Injury crisis lifts as Connacht face league leaders

Connacht No 8  Eoghan Masterson is tackled by Devin Toner and Josh van der Flier in the New Year's Day Pro 12 fixture.

Connacht No 8 Eoghan Masterson is tackled by Devin Toner and Josh van der Flier in the New Year's Day Pro 12 fixture.

Finally some good news on the injury front for Connacht as they head into crunch Pro 12 and European fixtures this month.

Ireland international squad members Robbie Henshaw and Denis Buckley are expected back later this month, while Peter Robb, Danie Poolman, and James Connolly are fit and available for Sunday's pivotal Pro 12 fixture with leaders Scarlets.

With no major injuries following the Leinster match, Pat Lam was a relieved coach this week, particularly as Connacht head to Llanelli for a top of the table tussle with Scarlets on Sunday.

Centre Peter Robb, one of two players elevated from Academy to a senior contract this week, has cleared return-to-play protocols after concussion in the European loss to Newcastle last month, while wing Danie Poolman and flanker James Connolly have recovered from rib and hamstring injuries respectively.

"Denis Buckley is out of his moon boot, and will hopefully be ready for the return Scarlets match at the end of the month, possibly Enisei, which is the target date for him," says Lam. "while Robbie [Henshaw] has an X-ray on the 12th (next Tuesday ) and hopefully, on the back of that, he will be good to go."

And with hooker Tom McCartney and openside Jake Heenan back in action last weekend, it is a timely boost for Connacht ahead of key fixtures this month that could determine Connacht's season in both Europe and the Pro 12.

Connacht head to Scarlets on the back of three Pro 12 defeats, and having never won in Llanelli since 2004, but Lam insists that Connacht remain in a good place.

"Everyone has played 11 games bar Glasgow and Leinster, so we got to the half way mark and we are third, two points off the top with nine teams covered by 12 or 13 points. What a great competition.

"There are lot of positives for us. I am not into winning or losing streaks but into how to win games and get points. The bottom line is we have an end goal where we need to get to at the end of the year. We currently sit third on the table, two points from the top, so the question is; are we on track at the moment to get to our goal, remembering all the injuries we have had and remembering the time of the year, are we still in touch? Yeah we are in a good place."

With the Scarlets clinging onto pole position after their fourth defeat in both competitions last weekend, there is much at stake for both sides in Parc y Scarlets on Sunday.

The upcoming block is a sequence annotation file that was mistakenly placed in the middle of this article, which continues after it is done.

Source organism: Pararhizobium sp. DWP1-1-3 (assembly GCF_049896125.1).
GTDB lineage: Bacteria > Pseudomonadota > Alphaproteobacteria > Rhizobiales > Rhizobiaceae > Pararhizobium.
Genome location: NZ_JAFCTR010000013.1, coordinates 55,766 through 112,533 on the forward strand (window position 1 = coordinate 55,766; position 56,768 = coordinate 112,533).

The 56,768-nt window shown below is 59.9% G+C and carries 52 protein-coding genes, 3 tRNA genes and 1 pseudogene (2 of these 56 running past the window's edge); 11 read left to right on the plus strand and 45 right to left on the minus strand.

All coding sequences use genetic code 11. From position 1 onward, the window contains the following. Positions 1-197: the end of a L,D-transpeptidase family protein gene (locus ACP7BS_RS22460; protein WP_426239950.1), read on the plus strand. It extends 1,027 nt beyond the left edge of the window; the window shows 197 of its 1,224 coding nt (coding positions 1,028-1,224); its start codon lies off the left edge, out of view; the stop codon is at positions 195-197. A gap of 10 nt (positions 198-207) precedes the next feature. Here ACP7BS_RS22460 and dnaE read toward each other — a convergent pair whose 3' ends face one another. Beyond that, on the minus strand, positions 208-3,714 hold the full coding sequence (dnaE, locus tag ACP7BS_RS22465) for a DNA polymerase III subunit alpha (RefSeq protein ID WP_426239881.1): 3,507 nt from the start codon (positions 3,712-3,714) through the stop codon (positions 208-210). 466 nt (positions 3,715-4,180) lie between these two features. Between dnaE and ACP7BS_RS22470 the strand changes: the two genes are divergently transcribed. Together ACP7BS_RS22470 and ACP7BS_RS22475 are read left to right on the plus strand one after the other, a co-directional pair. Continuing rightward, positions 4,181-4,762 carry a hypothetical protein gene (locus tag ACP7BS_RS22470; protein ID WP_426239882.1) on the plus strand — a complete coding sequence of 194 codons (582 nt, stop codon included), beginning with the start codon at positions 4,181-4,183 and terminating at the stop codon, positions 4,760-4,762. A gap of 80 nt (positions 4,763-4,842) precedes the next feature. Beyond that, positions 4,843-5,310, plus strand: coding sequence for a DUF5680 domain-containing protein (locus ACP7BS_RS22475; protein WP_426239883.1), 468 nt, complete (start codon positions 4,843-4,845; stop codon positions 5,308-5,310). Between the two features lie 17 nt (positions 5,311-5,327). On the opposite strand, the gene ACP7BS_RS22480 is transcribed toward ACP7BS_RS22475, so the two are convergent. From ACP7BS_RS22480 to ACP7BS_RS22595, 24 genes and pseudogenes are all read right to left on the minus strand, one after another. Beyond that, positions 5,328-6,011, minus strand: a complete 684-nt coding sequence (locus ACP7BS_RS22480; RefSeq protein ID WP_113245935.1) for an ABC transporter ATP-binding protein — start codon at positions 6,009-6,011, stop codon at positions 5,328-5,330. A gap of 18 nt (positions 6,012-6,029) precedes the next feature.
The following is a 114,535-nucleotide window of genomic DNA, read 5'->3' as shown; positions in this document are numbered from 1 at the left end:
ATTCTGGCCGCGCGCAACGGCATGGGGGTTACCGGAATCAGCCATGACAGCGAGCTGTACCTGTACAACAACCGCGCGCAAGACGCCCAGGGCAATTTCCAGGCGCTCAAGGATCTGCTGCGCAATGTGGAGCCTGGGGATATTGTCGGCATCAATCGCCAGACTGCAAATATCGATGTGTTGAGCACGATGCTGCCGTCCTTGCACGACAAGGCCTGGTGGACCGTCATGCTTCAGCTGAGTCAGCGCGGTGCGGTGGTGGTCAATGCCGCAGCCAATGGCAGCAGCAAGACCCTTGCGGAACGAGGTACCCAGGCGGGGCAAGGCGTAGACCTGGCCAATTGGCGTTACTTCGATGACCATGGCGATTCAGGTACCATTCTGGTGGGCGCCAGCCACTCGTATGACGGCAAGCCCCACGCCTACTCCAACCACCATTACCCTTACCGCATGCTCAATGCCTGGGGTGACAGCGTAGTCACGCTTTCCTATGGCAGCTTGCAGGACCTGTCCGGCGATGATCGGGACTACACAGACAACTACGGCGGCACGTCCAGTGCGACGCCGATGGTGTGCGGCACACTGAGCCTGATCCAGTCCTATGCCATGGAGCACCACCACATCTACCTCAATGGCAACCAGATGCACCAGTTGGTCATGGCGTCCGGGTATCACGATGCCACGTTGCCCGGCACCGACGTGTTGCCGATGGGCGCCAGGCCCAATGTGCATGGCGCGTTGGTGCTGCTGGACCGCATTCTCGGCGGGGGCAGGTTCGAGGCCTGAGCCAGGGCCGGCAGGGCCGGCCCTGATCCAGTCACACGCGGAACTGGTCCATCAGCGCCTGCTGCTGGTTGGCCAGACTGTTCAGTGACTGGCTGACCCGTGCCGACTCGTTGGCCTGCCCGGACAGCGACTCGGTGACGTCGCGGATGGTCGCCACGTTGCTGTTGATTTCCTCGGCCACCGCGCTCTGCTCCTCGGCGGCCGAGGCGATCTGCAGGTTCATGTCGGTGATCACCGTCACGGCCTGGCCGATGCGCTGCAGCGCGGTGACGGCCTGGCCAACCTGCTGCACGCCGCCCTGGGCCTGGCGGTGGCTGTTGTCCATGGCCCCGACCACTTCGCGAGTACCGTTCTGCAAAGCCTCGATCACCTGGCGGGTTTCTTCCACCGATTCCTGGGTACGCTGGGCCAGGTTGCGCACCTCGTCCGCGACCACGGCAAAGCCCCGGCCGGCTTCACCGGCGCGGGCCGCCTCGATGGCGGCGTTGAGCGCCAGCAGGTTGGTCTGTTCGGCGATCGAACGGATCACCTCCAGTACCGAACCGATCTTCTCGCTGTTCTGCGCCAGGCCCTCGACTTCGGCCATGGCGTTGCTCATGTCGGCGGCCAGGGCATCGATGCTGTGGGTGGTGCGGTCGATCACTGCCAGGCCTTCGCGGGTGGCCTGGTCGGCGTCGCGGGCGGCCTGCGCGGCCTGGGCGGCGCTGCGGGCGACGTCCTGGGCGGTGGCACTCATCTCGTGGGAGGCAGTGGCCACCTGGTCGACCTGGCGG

"They have lost the last four games as well, so no doubt back at home they will be up for it. They have quality players, they have a big squad, are well coached, and they have been leading, between us and them, throughout the competition, so it's going to be a good game.

"It is two good teams that are both coming off a run of losses. We are sitting one and three with two points between us, so this game will determine a lot going forward. It's not make or break, but it has importance in the context of where everyone sits, so it is important we focus on the process to give ourselves a chance."

Having lost to Leinster on New Year's Day by 13-0, Lam says it was another missed opportunity, but once again he applauded his players for the tremendous defensive effort.

Connacht, against the wind, were just 3-0 down at the break, but a decision to award Leinster a try once again cast controversy on the result.

Lam, however, says Connacht need to be more ruthless.

"When we look at the game and break it down, we gave away six points for being offside - jumping the gun early - and obviously there was the try decision, so if you take that out, how did we get into those situations. A lot of the time we didn't control the ball at crucial times. Three-nil was a tremendous effort, but we took 32 minutes before we had any opportunity to play in their half, into the wind, but the energy was great.

"The second half was about playing in the right ends of the field, and I think every time we did, we either turned the ball over or got penalised, and it was not until 56 minutes into the game when we had a genuine attack from which we could launch and then we dropped the ball, gave a penalty away in the scrum, then missed the ball in the air, made a defensive error, and then they are down within five metres of our try line.

"It was unbelievable defence. The commitment, the body language stopped them, and that summed up the game - we can talk about the decision, but the fact that they got it came on the basis of us dropping the ball and giving away a scrum penalty and making a defensive system error, and that is what we can control and those are the learnings how to get better."

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